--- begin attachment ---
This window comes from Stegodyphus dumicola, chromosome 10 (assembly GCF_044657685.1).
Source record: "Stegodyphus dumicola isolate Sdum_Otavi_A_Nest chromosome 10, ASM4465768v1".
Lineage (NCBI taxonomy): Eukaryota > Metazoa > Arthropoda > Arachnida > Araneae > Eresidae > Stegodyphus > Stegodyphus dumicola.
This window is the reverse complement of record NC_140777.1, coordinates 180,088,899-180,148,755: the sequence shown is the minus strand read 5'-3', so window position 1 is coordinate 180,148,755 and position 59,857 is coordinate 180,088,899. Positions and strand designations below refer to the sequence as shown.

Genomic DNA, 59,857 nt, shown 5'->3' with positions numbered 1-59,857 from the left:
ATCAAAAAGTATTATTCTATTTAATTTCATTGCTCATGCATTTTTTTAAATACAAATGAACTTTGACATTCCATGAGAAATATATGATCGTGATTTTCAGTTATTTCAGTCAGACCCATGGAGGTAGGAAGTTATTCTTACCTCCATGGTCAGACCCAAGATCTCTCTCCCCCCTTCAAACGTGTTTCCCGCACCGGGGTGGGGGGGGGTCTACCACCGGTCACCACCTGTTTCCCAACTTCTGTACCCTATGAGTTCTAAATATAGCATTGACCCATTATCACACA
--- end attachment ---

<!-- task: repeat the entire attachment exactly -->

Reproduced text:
This window comes from Stegodyphus dumicola, chromosome 10 (assembly GCF_044657685.1).
Source record: "Stegodyphus dumicola isolate Sdum_Otavi_A_Nest chromosome 10, ASM4465768v1".
Lineage (NCBI taxonomy): Eukaryota > Metazoa > Arthropoda > Arachnida > Araneae > Eresidae > Stegodyphus > Stegodyphus dumicola.
This window is the reverse complement of record NC_140777.1, coordinates 180,088,899-180,148,755: the sequence shown is the minus strand read 5'-3', so window position 1 is coordinate 180,148,755 and position 59,857 is coordinate 180,088,899. Positions and strand designations below refer to the sequence as shown.

Genomic DNA, 59,857 nt, shown 5'->3' with positions numbered 1-59,857 from the left:
ATCAAAAAGTATTATTCTATTTAATTTCATTGCTCATGCATTTTTTTAAATACAAATGAACTTTGACATTCCATGAGAAATATATGATCGTGATTTTCAGTTATTTCAGTCAGACCCATGGAGGTAGGAAGTTATTCTTACCTCCATGGTCAGACCCAAGATCTCTCTCCCCCCTTCAAACGTGTTTCCCGCACCGGGGTGGGGGGGGGTCTACCACCGGTCACCACCTGTTTCCCAACTTCTGTACCCTATGAGTTCTAAATATAGCATTGACCCATTATCACACA